The Pause on Student Loan Payments Has Been Extended Again: What Will Happen When These Pauses End?
For the past two years, the immense burden of loan payments has been lifted for students and they’ve been able to focus on other needs, savings, and the unexpected trials the pandemic laid before them. The United States government first placed a hold on federal student loan payments in March of 2020 in response to the growing severity of the COVID-19 pandemic. The pause was meant to last just six months, but the unpredictability of the virus caused both the Trump and Biden presidential administrations to together extend the pause 5 times.
Now, the forbearance period has been extended a sixth time. The last extension would have forced students to repay their loans starting on May 1, 2022. Now, students have until August 31, 2022 to refrain from payments.
This hold has been life changing for many students, especially in these precarious times. However, it’s also left many concerned about what their financial position will look like when the pause ends definitively. Although many have had improved financial health during this period, the sudden reinstitution of large loan payments may bring them back to exactly where they started.
Without hundreds of dollars in student loans to worry about each month, many students have reported their credit scores have increased (on average almost 30 points) according to the California Policy Lab and reports by the Student Loan Law Initiative. Further, students were able to reduce how often they used their credit cards by about 23%.
Most people who have student loan payments also have other loans such as car payments, credit card loans, or home mortgages. The pause on student loan payments didn’t eliminate these other financial obligations of course, but it did provide welcome relief for one of the financial burdens causing stress and anxiety. As COVID-19 already was sparking stress, anxiety, and uncertainty, having one thing off of your plate was incredibly helpful for many.
Additionally, for those who have been able to continue making payments despite the ability to pause if needed, all of their payments have gone toward principal. This is huge because high interest rates are one of the greatest reasons that loans can take so long to pay back. It can feel like a never-ending battle as you pour money into a fund that only seems to grow.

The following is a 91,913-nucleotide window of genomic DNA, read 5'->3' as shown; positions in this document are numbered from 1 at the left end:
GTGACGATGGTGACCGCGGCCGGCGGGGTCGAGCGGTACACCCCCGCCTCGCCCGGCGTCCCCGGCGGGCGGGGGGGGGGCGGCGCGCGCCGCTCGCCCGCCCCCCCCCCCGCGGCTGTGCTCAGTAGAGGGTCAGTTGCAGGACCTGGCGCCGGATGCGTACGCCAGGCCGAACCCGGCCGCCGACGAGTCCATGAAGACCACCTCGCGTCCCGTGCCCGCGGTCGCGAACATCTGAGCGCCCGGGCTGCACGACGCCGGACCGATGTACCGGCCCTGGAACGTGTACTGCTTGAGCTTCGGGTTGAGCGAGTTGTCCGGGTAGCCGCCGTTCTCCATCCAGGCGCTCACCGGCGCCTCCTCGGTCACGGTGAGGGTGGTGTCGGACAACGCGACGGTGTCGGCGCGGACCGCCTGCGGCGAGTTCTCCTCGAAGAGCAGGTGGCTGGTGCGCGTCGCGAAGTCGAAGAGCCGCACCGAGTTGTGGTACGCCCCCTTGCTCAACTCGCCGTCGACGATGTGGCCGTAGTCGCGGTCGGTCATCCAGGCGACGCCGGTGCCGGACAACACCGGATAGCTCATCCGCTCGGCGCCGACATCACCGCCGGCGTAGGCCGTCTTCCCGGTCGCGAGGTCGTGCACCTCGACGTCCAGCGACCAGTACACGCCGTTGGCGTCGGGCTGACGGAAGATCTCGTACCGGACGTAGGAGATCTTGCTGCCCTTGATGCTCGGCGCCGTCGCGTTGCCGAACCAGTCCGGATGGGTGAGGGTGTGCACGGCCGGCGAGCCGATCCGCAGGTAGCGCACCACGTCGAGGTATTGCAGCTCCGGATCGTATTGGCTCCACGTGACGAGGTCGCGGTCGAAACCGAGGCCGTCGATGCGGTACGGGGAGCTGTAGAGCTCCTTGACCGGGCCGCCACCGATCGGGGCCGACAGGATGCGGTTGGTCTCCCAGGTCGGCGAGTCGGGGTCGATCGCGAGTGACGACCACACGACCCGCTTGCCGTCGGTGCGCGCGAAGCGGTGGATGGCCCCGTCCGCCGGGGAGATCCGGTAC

It’s easy to get used to a new positive financial position. When you get a new job with a higher salary, it's common to quickly become used to having more financial freedom, splurging more, saving more, and feeling more comfortable. When a negative change occurs, such as a recession, an unexpected pandemic, or a new loan, it’s more difficult to adjust.
Considering that inflation is rising dramatically, many are concerned that the student loan payments being reinstated will cause a higher financial strain than they did prior to the pandemic.
Further, the condition of student loan payments has never been great. Even before 2020, many were behind on payments, unable to save or invest due to loans, and under high stress due to their high interest rates. Students face a dilemma over whether to invest in their education or other priorities.
According to the Education Data Initiative, 43.4 million people in the U.S. are currently facing student loan debt and the average federal student loan balance is $37,113. This doesn’t include the private student loans many people have in addition, averaging around $40,904. Every single year student loan debt has increased, ranging from 2.72% all the way up to 12.2%. As colleges become morpplicants are forced to take out loans if they are determined to get a college degree and as college degrees become more commonplace, more individuals feel as though they’re necessary for a successful career. Between 39-50% of students with debt now have debt from both undergraduate and graduate institutions.
Further, just 8% of those with student loan debt are still in school. This means that most payers are working adults, still facing looming payments. Additionally, 81% of adults who hold debt for student loans are now taking out loans for their own children to attend school. The never-ending cycle continues throughout generations.
Talk of canceling student loans is still ongoing, but the reality is, that is not the current reality. For now, students are forced to think about how they will handle the lift of the payment pause in August of 2022.
Although there’s a chance the period of forbearance could be extended again, students must face the reality of their financial position if this doesn’t occur.
One thing is for certain, the pauses on student loan payments during the pandemic has brought renewed focus and conversation on the state of student loans in the United States. Debate has reignited what can be done to improve how we finance education, allowing future generations to thrive academically without plummeting financially.
Something which has already come to fruition thanks to this renewed debate is a promise from the U.S. Department of Education to help those who are affected by the income-driven repayment (IDR) plans. These plans have been met with large amounts of controversy over the past few years despite how positive they seem. The promise of remedy will begin with an immediate cancellation of debt for those who qualify for Public Service Loan Forgiveness (around 40,000 borrowers).